DM:  “We knew she could play but as all freshmen go, there were adjustments in the transition from high school to here.  The one thing she possessed from the beginning was that she had the IQ that you really value.  A lot of kid just don’t have that.  So from the beginning I felt that. When you go back and look at her first two competitions, we scrimmaged the University of New Hampshire, where my daughter Maureen is the head coach, and then we scrimmaged Villanova.  In both of those scrimmages she did not stand out.  I believe she only scored four points in the UNH scrimmage and ironically in the Villanova scrimmage Caroline Coyer, who is a terrific player for them and having a great senior year [Sadly, Caroline suffered a season ending A.C.L. injury in February], really outplayed her.  I felt that sort of opened up her eyes.  From that point on, she had a really terrific game in her first official game versus Wagner College and then from there on you saw her develop at a very high rate.”

PTB: Minato obviously carries a huge scoring burden for your team.  How difficult has that been for her to handle over the last four years?

DM:  “She has really been challenged recently.  I would say in her junior and senior years people knew about her.  In her freshman year, her ability to score and create shots were a little different.  Teams had less of a focus on her defensively [then].  {Since then], she had to become a much better player off the ball.  Her ability to read and use screens and create on her own has really been a focus.  I have a great staff.  My Associate Head Coach Colleen Mullen, a great point guard in college, took her under her wing and brought her along developmentally as all my coaches have.  I think we are at a point with Kelsey where she knows what she is going to see night in and night out whether it is a double team or traps.  Every time she has the ball people are trying to get the ball out of her hands so we have had to become very creative in what we do offensively because you want to make sure she gets her shots.  Often, opposition defense is designed to take her out of the game and challenge other players to beat them.  We have to understand that other people need to step up.”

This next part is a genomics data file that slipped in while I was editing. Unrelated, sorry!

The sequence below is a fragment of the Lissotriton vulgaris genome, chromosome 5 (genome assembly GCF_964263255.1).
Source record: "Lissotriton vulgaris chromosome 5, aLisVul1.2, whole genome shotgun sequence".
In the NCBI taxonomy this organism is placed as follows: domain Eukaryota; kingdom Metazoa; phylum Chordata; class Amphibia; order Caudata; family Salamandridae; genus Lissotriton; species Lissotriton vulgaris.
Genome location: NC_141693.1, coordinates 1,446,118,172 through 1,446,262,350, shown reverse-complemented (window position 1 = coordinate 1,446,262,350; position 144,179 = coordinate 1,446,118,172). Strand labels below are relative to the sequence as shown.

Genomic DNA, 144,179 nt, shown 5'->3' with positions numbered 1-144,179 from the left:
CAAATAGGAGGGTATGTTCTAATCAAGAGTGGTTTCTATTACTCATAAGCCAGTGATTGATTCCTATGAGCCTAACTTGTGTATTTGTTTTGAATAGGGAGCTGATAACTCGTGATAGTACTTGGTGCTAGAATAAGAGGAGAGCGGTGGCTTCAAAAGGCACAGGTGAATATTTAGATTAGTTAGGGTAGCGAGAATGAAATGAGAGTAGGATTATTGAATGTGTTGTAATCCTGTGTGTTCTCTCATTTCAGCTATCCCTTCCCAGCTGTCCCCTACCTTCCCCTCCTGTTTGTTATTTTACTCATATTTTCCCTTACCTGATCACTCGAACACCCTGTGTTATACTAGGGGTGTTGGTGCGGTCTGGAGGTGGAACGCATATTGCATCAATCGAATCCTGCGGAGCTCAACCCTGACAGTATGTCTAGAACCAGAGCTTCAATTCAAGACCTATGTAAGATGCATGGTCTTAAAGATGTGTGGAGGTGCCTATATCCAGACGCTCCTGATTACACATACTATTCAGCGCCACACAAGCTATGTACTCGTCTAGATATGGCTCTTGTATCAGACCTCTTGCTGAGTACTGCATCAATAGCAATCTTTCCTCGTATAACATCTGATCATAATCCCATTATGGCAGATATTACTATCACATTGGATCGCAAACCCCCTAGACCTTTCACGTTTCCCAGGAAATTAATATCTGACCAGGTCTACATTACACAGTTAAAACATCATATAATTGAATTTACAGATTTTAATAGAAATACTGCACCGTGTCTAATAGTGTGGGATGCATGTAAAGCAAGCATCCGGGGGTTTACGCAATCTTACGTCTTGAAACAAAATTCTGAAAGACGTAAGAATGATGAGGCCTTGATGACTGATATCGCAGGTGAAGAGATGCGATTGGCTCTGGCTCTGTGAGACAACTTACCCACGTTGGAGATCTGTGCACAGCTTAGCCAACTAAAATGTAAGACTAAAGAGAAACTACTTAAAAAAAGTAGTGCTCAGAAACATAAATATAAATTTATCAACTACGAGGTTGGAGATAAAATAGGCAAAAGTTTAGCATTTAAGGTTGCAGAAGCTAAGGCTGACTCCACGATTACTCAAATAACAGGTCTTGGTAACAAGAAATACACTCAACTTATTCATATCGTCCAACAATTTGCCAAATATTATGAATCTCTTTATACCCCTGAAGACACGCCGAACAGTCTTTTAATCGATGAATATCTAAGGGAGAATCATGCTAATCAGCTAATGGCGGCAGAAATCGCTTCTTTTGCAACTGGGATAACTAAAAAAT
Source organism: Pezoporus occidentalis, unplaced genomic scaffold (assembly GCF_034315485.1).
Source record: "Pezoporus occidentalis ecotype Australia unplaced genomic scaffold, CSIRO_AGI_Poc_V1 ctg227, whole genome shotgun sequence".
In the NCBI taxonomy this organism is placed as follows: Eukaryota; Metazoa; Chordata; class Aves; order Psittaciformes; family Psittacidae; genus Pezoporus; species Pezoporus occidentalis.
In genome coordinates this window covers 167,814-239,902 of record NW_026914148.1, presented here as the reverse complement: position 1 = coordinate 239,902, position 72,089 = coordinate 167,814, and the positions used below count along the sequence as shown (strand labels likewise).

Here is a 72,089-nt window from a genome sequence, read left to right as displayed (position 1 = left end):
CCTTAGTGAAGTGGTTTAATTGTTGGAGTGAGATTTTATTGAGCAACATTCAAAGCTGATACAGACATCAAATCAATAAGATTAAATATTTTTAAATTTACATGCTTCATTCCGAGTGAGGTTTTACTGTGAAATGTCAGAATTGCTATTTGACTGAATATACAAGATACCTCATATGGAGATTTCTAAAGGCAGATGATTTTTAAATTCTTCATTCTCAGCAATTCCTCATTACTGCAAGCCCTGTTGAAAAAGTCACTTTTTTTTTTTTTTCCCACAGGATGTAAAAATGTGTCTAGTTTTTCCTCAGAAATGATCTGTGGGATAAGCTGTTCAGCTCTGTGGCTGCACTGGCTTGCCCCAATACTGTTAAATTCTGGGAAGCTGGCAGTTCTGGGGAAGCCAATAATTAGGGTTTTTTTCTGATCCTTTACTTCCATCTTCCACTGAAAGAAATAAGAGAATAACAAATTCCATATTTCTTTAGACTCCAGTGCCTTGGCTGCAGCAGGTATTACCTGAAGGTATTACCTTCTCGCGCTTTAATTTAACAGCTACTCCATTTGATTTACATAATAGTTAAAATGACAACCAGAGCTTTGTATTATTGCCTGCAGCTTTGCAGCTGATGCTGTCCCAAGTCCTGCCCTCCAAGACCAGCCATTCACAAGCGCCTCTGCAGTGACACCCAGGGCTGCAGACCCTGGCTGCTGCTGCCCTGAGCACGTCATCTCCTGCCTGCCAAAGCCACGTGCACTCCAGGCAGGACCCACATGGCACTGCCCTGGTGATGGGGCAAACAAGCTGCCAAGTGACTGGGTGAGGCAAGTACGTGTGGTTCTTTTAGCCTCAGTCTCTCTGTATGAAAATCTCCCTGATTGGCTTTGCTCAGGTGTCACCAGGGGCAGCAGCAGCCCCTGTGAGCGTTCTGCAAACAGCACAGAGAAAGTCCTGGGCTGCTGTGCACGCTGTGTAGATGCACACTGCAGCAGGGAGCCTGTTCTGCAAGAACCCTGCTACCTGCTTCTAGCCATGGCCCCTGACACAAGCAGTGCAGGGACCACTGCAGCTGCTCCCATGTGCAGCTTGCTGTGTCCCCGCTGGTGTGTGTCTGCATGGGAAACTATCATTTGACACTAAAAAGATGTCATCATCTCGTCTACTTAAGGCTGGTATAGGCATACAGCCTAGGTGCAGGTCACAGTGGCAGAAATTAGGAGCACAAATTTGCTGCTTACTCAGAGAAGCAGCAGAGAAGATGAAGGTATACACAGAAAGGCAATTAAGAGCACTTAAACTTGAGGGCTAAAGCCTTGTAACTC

PTB: What has it meant for the program to have had a player as successful as Kelsey over the last four years?

DM:  “She is very special.  I think what she has been able to do here in becoming the all-time leading scorer in school history.  That is secondary to her.  Her goal is to get us back to the NCAA Tournament.  Historically, that would mean we would have gone to four straight national tournaments if we accomplish that goal.  There are a lot of things that rest on her shoulders which she handles with a lot of poise, dignity and class.”

PTB:  Finally, what happens if Kelsey gets drafted by a WNBA team?

DM:  “We have had a number of players go on and play professional sports in football, baseball and lacrosse.   I have talked to those coaches and the powers that be here in terms of making sure we have a plan in place.   We would have to work out details of attending training camp.  However the bigger issue would be if she was offered a contract and discuss with our JAG people [Army legal staff] here.  There are a number of options that she would have whether it would involved excessive leave or whatever that she would be afforded the opportunity.  The good thing about the WNBA is that it is a shorter season.”